In the Garden:
Coastal and Tropical South
Fertilizing in the fall can be the key to maintaining mature, vigorous hedges.
Longer Life for Shrubs
The evergreen shrubbery around your home represents a significant investment and can be the crowning touch in curb appeal. Here's what to do now to keep these plants in top shape.
Shrubs in the ground less than two years are still in the active growth phase and can be encouraged with fall fertilizing. A winterizer formula, such as 0-20-20, will nourish the roots and prepare the plants for the seasonal oddities to come in the next few months. The label or your nurseryman will tell you how much to use, depending on the size of the shrubs. If the organic mulch around the shrubs has decomposed (as it probably has), scratch it into the soil around them and add a new layer. A couple of inches of ground bark or leaf mold is plenty.
The fall-feeding routine can be the key to growing young hedges and maintaining mature, vigorous ones. It is especially important to fertilize young hedges in August or September. The branching that begins in the early years is the scaffold for the leaves to come. Shearing in spring does help to maintain thick hedgerows, but annual nutrition can make the difference between decent plants and truly robust ones.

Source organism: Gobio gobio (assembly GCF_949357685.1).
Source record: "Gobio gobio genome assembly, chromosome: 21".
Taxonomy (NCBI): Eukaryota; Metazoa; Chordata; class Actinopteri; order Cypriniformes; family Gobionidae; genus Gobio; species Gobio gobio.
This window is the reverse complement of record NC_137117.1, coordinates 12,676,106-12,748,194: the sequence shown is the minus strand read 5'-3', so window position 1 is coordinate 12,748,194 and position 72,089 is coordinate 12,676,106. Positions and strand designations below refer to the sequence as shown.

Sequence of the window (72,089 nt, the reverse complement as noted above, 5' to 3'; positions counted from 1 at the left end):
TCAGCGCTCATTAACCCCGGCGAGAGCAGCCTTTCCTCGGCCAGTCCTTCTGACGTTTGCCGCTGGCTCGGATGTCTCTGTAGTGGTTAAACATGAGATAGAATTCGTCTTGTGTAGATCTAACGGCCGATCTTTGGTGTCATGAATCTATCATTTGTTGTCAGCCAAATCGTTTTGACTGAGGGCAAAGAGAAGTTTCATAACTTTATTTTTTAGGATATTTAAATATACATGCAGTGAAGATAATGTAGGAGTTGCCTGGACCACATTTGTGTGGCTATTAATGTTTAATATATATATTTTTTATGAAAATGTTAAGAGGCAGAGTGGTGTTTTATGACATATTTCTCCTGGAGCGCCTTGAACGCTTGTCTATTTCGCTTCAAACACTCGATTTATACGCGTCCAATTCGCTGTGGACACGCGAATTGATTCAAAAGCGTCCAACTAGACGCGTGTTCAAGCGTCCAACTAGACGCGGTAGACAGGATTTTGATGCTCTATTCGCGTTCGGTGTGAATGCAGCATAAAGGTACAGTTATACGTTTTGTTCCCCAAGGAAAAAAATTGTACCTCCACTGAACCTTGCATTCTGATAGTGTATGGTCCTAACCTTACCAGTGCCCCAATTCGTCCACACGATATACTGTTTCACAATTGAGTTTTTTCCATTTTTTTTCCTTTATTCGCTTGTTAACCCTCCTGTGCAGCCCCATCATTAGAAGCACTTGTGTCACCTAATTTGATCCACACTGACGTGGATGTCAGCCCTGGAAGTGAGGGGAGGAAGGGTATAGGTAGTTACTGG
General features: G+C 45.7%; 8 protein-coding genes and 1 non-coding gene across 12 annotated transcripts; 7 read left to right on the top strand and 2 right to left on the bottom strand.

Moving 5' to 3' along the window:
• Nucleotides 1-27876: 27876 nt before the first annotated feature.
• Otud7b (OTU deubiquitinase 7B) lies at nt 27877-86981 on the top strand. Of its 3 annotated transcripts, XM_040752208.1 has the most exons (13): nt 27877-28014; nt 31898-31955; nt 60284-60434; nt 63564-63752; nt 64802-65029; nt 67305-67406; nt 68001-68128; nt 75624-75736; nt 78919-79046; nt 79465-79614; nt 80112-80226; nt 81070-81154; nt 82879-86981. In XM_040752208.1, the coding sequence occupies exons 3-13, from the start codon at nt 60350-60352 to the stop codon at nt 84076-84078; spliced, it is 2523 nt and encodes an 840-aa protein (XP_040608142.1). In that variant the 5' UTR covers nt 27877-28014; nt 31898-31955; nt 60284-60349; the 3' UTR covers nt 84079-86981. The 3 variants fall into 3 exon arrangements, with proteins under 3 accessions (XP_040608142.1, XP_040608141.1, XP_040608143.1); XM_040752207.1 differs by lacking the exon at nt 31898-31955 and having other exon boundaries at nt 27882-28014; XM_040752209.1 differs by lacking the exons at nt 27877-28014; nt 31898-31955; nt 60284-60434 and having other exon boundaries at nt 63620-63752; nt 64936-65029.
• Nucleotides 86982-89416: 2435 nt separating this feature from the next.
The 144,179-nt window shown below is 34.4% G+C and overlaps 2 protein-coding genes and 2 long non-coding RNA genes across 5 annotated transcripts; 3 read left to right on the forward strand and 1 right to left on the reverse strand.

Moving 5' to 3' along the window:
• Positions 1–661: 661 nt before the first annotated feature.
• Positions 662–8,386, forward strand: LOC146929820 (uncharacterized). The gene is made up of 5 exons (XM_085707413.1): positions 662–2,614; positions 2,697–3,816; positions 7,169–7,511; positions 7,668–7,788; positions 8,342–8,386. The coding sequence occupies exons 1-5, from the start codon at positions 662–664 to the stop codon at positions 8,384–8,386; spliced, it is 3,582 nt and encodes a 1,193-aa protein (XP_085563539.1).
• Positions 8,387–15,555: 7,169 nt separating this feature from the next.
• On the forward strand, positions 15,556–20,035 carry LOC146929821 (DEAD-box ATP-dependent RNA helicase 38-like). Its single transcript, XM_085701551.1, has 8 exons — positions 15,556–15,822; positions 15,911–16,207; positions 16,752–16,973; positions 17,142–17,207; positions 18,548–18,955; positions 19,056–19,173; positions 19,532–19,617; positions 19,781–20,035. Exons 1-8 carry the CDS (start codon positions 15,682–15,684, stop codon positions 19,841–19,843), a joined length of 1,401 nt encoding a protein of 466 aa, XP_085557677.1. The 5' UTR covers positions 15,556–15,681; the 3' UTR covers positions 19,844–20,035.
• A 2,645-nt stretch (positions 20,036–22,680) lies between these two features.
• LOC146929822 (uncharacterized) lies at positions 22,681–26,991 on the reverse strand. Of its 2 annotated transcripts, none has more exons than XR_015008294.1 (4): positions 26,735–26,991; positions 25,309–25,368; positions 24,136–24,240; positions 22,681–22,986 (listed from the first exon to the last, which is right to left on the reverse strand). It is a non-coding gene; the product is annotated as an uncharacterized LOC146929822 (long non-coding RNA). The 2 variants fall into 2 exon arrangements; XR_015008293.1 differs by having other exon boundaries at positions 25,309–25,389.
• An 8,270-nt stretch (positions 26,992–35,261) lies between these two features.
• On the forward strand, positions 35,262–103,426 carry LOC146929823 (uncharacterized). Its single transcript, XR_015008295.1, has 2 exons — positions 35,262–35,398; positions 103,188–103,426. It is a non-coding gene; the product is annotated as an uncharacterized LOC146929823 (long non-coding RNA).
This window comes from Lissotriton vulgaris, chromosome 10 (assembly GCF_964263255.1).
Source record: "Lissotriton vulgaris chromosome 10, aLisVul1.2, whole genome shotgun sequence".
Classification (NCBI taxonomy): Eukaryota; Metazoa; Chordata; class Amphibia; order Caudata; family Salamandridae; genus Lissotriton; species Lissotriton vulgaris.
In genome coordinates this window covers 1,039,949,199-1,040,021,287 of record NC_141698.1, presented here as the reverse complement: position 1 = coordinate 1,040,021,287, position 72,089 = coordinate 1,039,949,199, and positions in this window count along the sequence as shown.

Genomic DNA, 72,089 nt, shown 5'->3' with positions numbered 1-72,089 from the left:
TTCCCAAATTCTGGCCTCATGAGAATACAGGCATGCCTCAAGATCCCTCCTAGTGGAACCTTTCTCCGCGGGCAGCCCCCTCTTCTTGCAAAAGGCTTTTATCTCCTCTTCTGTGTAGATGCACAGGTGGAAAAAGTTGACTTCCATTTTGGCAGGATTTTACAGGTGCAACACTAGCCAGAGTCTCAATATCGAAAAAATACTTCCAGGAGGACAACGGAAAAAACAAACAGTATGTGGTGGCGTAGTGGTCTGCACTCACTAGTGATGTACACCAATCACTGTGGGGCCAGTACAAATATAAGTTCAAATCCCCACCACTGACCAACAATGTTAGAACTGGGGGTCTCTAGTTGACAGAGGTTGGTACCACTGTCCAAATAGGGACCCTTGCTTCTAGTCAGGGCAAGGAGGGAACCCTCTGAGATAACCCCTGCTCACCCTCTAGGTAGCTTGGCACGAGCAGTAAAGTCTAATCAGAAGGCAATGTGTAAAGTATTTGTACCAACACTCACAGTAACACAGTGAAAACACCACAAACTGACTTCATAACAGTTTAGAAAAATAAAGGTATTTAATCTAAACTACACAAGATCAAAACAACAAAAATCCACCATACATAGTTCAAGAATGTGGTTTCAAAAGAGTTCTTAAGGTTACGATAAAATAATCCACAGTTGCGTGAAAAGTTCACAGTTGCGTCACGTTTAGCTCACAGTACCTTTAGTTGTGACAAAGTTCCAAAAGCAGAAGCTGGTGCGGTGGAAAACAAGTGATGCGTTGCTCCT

If the hedge is mulched with pine straw that has turned dark or is matted, remove it and place fresh straw to a depth of 2 inches around the base. Take the time to weed under the hedge before you spread the mulch.
Rejuvenating the Weak
There is still time this year to prune out dead or damaged limbs and branches from evergreen shrubs. If entire branches have died back due to disease or insects, remove the debris from the area immediately and do not compost any of it. Consider spraying large cuts with a fungicide/insecticide combination to suppress the secondary invaders lined up to have a bite. If older shrubs have not been fertilized this year, use the fall-feeding formula of your choice on them as well.
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